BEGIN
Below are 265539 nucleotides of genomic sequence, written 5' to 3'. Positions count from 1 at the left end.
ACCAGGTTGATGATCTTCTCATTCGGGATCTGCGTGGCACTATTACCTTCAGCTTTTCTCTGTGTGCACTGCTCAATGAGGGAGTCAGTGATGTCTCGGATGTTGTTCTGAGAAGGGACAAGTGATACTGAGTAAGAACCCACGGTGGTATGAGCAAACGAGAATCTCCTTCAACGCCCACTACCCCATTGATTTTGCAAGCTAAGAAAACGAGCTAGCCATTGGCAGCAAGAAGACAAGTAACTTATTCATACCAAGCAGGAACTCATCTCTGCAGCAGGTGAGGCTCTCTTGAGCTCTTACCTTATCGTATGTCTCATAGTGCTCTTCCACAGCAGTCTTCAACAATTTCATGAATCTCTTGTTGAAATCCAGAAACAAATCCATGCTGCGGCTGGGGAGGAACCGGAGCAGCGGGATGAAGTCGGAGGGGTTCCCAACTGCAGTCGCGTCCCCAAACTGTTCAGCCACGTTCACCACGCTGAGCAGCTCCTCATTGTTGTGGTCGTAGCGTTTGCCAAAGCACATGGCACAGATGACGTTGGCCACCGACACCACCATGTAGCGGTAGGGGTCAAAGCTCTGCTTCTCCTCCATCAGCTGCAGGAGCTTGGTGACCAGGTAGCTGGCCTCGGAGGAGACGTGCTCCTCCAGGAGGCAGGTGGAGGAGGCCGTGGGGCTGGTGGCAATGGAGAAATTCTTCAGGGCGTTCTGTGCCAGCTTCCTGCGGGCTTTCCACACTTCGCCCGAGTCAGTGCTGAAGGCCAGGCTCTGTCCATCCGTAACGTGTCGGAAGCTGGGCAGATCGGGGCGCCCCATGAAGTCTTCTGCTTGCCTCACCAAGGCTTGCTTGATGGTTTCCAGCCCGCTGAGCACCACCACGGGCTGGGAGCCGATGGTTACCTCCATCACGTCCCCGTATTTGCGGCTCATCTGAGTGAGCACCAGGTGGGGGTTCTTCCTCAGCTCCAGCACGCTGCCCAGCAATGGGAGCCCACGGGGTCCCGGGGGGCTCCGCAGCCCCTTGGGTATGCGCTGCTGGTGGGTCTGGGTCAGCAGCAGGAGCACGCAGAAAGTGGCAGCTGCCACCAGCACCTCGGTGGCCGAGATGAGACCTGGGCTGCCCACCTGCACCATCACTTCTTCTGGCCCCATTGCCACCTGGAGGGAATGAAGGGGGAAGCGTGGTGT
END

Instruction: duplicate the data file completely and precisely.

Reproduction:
Below are 265539 nucleotides of genomic sequence, written 5' to 3'. Positions count from 1 at the left end.
ACCAGGTTGATGATCTTCTCATTCGGGATCTGCGTGGCACTATTACCTTCAGCTTTTCTCTGTGTGCACTGCTCAATGAGGGAGTCAGTGATGTCTCGGATGTTGTTCTGAGAAGGGACAAGTGATACTGAGTAAGAACCCACGGTGGTATGAGCAAACGAGAATCTCCTTCAACGCCCACTACCCCATTGATTTTGCAAGCTAAGAAAACGAGCTAGCCATTGGCAGCAAGAAGACAAGTAACTTATTCATACCAAGCAGGAACTCATCTCTGCAGCAGGTGAGGCTCTCTTGAGCTCTTACCTTATCGTATGTCTCATAGTGCTCTTCCACAGCAGTCTTCAACAATTTCATGAATCTCTTGTTGAAATCCAGAAACAAATCCATGCTGCGGCTGGGGAGGAACCGGAGCAGCGGGATGAAGTCGGAGGGGTTCCCAACTGCAGTCGCGTCCCCAAACTGTTCAGCCACGTTCACCACGCTGAGCAGCTCCTCATTGTTGTGGTCGTAGCGTTTGCCAAAGCACATGGCACAGATGACGTTGGCCACCGACACCACCATGTAGCGGTAGGGGTCAAAGCTCTGCTTCTCCTCCATCAGCTGCAGGAGCTTGGTGACCAGGTAGCTGGCCTCGGAGGAGACGTGCTCCTCCAGGAGGCAGGTGGAGGAGGCCGTGGGGCTGGTGGCAATGGAGAAATTCTTCAGGGCGTTCTGTGCCAGCTTCCTGCGGGCTTTCCACACTTCGCCCGAGTCAGTGCTGAAGGCCAGGCTCTGTCCATCCGTAACGTGTCGGAAGCTGGGCAGATCGGGGCGCCCCATGAAGTCTTCTGCTTGCCTCACCAAGGCTTGCTTGATGGTTTCCAGCCCGCTGAGCACCACCACGGGCTGGGAGCCGATGGTTACCTCCATCACGTCCCCGTATTTGCGGCTCATCTGAGTGAGCACCAGGTGGGGGTTCTTCCTCAGCTCCAGCACGCTGCCCAGCAATGGGAGCCCACGGGGTCCCGGGGGGCTCCGCAGCCCCTTGGGTATGCGCTGCTGGTGGGTCTGGGTCAGCAGCAGGAGCACGCAGAAAGTGGCAGCTGCCACCAGCACCTCGGTGGCCGAGATGAGACCTGGGCTGCCCACCTGCACCATCACTTCTTCTGGCCCCATTGCCACCTGGAGGGAATGAAGGGGGAAGCGTGGTGT